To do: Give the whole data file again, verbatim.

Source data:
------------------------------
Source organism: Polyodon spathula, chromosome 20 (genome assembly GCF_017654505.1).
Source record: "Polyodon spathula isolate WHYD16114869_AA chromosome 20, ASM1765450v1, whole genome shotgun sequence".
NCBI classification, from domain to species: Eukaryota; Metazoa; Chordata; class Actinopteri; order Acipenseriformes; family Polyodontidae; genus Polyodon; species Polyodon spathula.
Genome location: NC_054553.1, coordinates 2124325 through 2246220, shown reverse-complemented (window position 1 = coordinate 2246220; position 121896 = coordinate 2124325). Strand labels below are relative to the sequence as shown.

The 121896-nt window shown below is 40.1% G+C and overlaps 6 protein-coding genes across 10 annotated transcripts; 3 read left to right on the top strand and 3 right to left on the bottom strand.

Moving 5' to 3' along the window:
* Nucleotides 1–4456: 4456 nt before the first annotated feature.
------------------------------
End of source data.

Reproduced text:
Source organism: Polyodon spathula, chromosome 20 (genome assembly GCF_017654505.1).
Source record: "Polyodon spathula isolate WHYD16114869_AA chromosome 20, ASM1765450v1, whole genome shotgun sequence".
NCBI classification, from domain to species: Eukaryota; Metazoa; Chordata; class Actinopteri; order Acipenseriformes; family Polyodontidae; genus Polyodon; species Polyodon spathula.
Genome location: NC_054553.1, coordinates 2124325 through 2246220, shown reverse-complemented (window position 1 = coordinate 2246220; position 121896 = coordinate 2124325). Strand labels below are relative to the sequence as shown.

The 121896-nt window shown below is 40.1% G+C and overlaps 6 protein-coding genes across 10 annotated transcripts; 3 read left to right on the top strand and 3 right to left on the bottom strand.

Moving 5' to 3' along the window:
* Nucleotides 1–4456: 4456 nt before the first annotated feature.